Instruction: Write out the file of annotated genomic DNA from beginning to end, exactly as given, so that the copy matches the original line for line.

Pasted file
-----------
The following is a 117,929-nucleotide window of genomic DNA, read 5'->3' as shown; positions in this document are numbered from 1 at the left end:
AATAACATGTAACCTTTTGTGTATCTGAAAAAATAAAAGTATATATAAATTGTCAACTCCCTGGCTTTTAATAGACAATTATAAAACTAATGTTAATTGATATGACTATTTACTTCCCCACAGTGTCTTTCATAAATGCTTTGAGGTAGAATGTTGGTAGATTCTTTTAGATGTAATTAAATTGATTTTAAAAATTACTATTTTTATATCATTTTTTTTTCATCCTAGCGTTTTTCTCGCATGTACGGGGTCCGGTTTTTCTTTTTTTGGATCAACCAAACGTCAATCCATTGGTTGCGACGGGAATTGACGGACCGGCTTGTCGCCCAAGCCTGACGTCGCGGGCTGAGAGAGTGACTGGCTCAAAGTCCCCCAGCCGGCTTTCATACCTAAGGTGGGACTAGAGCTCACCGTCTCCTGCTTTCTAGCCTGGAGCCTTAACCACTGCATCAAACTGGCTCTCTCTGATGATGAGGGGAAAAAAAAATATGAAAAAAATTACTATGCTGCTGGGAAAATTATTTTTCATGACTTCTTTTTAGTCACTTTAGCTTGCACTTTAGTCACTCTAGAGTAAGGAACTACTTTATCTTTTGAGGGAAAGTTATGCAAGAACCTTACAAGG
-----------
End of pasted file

The following is a 117,929-nucleotide window of genomic DNA, read 5'->3' as shown; positions in this document are numbered from 1 at the left end:
AATAACATGTAACCTTTTGTGTATCTGAAAAAATAAAAGTATATATAAATTGTCAACTCCCTGGCTTTTAATAGACAATTATAAAACTAATGTTAATTGATATGACTATTTACTTCCCCACAGTGTCTTTCATAAATGCTTTGAGGTAGAATGTTGGTAGATTCTTTTAGATGTAATTAAATTGATTTTAAAAATTACTATTTTTATATCATTTTTTTTTCATCCTAGCGTTTTTCTCGCATGTACGGGGTCCGGTTTTTCTTTTTTTGGATCAACCAAACGTCAATCCATTGGTTGCGACGGGAATTGACGGACCGGCTTGTCGCCCAAGCCTGACGTCGCGGGCTGAGAGAGTGACTGGCTCAAAGTCCCCCAGCCGGCTTTCATACCTAAGGTGGGACTAGAGCTCACCGTCTCCTGCTTTCTAGCCTGGAGCCTTAACCACTGCATCAAACTGGCTCTCTCTGATGATGAGGGGAAAAAAAAATATGAAAAAAATTACTATGCTGCTGGGAAAATTATTTTTCATGACTTCTTTTTAGTCACTTTAGCTTGCACTTTAGTCACTCTAGAGTAAGGAACTACTTTATCTTTTGAGGGAAAGTTATGCAAGAACCTTACAAGG